The United States Supreme Court has recently agreed to hear oral argument in South Dakota v. Wayfair, Inc. – a case exploring the boundaries of sales and use tax nexus. The crux of the dispute in Wayfair relates to the defining purposes and protections of Commerce Clause of the U.S. Constitution. Much of the discussion to date focuses on the importance of the Court’s decision to grant the appeal. However, there is a fascinating undercurrent yet to be addressed.
In Quill v. North Dakota, the United States Supreme Court made clear that before an out-of-state business could be held liable for sales and use tax it must have a physical presence in the taxing jurisdiction. The basis for this holding was the Commerce Clause. States, unhappy with the holding in Quill, have since crafted laws to expand tax nexus without directly confronting the Court’s bright-line physical presence rule.
In 2016, the South Dakota legislature, while acknowledging the unconstitutionality of the legislation, passed a law that asserted sales and use tax nexus over out-of-state businesses based solely on economic thresholds. This validity of this law is the crucial issue in Wayfair. Since then, several other states have followed South Dakota’s lead enacting similar laws.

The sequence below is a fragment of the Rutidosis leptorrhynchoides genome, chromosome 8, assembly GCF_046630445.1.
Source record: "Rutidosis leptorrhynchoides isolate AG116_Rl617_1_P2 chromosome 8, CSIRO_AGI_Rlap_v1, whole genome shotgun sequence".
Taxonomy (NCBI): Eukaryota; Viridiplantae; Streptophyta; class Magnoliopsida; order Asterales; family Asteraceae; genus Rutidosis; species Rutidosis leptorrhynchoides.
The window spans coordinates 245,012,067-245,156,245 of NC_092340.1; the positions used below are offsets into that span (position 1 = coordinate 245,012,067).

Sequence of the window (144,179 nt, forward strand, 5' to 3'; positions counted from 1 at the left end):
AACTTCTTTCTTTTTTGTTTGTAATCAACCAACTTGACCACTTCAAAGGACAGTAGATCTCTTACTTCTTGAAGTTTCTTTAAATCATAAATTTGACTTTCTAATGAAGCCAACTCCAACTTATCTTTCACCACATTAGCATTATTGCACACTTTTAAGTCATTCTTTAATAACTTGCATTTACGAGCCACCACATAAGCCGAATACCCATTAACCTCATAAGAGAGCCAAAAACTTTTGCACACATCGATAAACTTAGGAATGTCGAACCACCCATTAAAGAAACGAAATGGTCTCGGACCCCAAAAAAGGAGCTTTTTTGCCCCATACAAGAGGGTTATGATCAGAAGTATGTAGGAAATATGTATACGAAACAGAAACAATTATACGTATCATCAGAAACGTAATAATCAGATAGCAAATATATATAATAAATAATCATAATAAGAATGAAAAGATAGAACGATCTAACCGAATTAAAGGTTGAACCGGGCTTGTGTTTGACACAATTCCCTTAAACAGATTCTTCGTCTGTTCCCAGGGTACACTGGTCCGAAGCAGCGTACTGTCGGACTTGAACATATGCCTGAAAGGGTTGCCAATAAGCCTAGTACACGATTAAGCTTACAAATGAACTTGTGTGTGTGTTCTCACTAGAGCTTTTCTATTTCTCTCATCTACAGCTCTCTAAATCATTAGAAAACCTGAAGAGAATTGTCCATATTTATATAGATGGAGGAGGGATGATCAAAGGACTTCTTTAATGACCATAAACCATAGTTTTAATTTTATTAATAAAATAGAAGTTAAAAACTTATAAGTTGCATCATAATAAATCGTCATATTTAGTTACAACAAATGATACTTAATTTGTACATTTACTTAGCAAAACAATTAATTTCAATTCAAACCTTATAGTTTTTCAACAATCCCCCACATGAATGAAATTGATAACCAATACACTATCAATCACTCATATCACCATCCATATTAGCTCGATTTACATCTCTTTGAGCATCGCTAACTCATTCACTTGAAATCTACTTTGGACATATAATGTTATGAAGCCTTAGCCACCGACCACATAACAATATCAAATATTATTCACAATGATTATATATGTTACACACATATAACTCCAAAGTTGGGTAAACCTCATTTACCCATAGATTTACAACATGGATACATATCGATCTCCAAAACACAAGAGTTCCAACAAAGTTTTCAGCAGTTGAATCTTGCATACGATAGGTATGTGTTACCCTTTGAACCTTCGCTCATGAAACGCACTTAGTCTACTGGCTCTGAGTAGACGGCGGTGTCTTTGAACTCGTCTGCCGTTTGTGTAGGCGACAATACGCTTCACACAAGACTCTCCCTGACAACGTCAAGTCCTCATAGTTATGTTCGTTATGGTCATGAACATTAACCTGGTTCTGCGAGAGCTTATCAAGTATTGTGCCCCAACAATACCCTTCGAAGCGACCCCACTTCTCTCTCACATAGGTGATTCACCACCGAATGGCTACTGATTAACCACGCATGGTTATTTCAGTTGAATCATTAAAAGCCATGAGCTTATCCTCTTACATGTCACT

As one would expect, there are passionate advocates on both sides of the Wayfair case. Those in favor of physical presence nexus argue that such a rule is needed to promote certainty for out-of-state businesses. By contrast, the states argue that the nature of commerce has evolved such that physical presence is no longer needed to conduct substantial business activities in a state. Nexus defined by economic presence, the states argue, would shore up state budgets and level the playing field between large out-of-state businesses and smaller local businesses.
Whether or not true, the concerns raised by the states do not relate to the purposes and protections of the Commerce Clause. Under the Articles of Confederation, the U.S. national economy was in disarray. States freely imposed taxes and duties on out-of-state businesses to protect their own local economies. As explained by the Court in Quill, the Commerce Clause became part of the U.S. Constitution expressly to remove these barriers to interstate commerce and promote the free flow of goods across state borders.
Strictly speaking, the Commerce Clause is not concerned with state budget deficits or protecting local “Mom and Pop” stores. In fact, it was these very same economic considerations under the Articles of Confederation that led our founding fathers to adopt the Commerce Clause as part of the U.S. Constitution. When viewed in this light, the use of the Commerce Clause to defend economic presence nexus is an ironic perversion of everything that the Commerce Clause represents.
Rest assured, the upcoming Wayfair decision will provide much-needed guidance on the limits of sales and use tax nexus under the Commerce Clause. What is unclear is whether any of the Justices on the Court will channel their inner Yogi Berra and exclaim, “It’s like déjà vu, all over again!”